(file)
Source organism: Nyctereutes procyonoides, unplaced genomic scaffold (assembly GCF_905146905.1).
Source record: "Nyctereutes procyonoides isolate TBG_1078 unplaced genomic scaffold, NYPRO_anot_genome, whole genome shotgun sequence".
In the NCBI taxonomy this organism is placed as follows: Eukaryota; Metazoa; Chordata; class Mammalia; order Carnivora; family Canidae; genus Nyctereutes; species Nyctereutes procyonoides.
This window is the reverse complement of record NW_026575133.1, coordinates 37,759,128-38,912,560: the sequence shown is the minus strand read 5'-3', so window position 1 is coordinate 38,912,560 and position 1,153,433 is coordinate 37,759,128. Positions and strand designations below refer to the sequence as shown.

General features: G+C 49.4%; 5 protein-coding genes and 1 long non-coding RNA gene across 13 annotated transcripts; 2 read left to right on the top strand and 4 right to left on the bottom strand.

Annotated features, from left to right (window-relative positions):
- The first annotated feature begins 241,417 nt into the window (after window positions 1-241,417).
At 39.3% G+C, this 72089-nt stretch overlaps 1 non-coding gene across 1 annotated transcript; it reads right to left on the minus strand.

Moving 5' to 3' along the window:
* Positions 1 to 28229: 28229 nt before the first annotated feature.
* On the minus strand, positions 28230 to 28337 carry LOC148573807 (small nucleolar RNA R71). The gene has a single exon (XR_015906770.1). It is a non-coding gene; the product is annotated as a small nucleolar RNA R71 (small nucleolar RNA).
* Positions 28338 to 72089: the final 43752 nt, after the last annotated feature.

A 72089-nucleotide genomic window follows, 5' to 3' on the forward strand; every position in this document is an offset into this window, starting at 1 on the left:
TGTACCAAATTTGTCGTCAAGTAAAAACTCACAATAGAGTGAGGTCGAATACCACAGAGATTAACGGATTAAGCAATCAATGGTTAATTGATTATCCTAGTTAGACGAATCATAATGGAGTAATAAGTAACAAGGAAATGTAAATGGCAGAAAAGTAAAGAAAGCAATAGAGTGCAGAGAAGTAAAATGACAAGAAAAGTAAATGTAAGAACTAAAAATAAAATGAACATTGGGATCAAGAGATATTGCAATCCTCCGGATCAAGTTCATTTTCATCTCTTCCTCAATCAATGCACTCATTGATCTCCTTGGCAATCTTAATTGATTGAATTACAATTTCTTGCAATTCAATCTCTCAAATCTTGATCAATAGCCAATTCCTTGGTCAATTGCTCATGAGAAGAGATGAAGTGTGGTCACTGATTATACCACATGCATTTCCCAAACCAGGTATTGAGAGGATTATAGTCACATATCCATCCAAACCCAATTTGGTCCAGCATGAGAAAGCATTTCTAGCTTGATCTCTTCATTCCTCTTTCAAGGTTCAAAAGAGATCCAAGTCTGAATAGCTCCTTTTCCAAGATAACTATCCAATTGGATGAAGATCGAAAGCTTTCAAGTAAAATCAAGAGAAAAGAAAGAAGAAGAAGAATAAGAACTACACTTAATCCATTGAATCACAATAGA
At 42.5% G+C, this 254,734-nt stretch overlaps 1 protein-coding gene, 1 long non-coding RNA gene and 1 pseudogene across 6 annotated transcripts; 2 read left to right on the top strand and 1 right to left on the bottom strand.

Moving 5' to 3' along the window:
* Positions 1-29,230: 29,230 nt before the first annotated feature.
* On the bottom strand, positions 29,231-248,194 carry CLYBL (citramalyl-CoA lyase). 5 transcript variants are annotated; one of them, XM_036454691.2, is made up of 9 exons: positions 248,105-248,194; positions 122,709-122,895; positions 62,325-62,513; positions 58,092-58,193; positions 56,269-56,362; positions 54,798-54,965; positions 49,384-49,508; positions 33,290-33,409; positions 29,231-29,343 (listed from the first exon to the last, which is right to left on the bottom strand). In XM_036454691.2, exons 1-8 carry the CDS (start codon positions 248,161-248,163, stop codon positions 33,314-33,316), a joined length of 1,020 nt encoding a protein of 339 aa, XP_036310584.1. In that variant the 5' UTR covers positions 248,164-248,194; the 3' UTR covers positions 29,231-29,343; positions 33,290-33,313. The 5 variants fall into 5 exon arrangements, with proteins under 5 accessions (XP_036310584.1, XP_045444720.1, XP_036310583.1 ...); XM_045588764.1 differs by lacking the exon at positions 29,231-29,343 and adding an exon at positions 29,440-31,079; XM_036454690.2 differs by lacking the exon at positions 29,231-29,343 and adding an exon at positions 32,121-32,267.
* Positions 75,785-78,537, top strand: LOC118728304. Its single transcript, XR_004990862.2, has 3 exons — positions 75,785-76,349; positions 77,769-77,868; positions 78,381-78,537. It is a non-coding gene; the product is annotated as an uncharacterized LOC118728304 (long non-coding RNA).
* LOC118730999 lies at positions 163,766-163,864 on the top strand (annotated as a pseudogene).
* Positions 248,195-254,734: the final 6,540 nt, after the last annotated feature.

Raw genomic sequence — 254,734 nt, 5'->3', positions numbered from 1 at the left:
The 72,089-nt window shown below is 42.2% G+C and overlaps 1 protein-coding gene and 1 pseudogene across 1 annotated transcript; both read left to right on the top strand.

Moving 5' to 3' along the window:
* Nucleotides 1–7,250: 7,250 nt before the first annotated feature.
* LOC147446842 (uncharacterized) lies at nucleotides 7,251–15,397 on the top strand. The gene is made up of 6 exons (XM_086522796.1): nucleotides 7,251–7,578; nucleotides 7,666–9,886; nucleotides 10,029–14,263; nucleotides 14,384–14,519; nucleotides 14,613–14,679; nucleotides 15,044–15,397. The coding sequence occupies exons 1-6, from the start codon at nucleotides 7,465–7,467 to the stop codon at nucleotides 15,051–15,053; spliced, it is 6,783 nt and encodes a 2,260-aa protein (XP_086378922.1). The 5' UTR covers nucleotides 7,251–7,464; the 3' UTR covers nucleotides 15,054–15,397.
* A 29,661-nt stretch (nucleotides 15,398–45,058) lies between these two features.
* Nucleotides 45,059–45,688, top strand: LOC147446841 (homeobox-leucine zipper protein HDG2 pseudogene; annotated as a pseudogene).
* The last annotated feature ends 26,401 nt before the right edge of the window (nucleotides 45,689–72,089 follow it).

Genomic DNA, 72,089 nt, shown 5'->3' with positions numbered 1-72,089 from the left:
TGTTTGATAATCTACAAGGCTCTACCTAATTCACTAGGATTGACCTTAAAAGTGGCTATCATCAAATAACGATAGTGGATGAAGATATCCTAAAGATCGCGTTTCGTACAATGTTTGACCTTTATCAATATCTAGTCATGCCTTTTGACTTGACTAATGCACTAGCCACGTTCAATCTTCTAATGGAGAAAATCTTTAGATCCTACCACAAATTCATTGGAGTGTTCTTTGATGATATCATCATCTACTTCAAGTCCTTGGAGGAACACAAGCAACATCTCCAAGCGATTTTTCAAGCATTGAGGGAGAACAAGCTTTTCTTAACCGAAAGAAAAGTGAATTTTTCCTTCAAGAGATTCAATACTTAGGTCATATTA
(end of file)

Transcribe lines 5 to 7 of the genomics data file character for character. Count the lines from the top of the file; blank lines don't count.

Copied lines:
General features: G+C 49.4%; 5 protein-coding genes and 1 long non-coding RNA gene across 13 annotated transcripts; 2 read left to right on the top strand and 4 right to left on the bottom strand.

Annotated features, from left to right (window-relative positions):
- The first annotated feature begins 241,417 nt into the window (after window positions 1-241,417).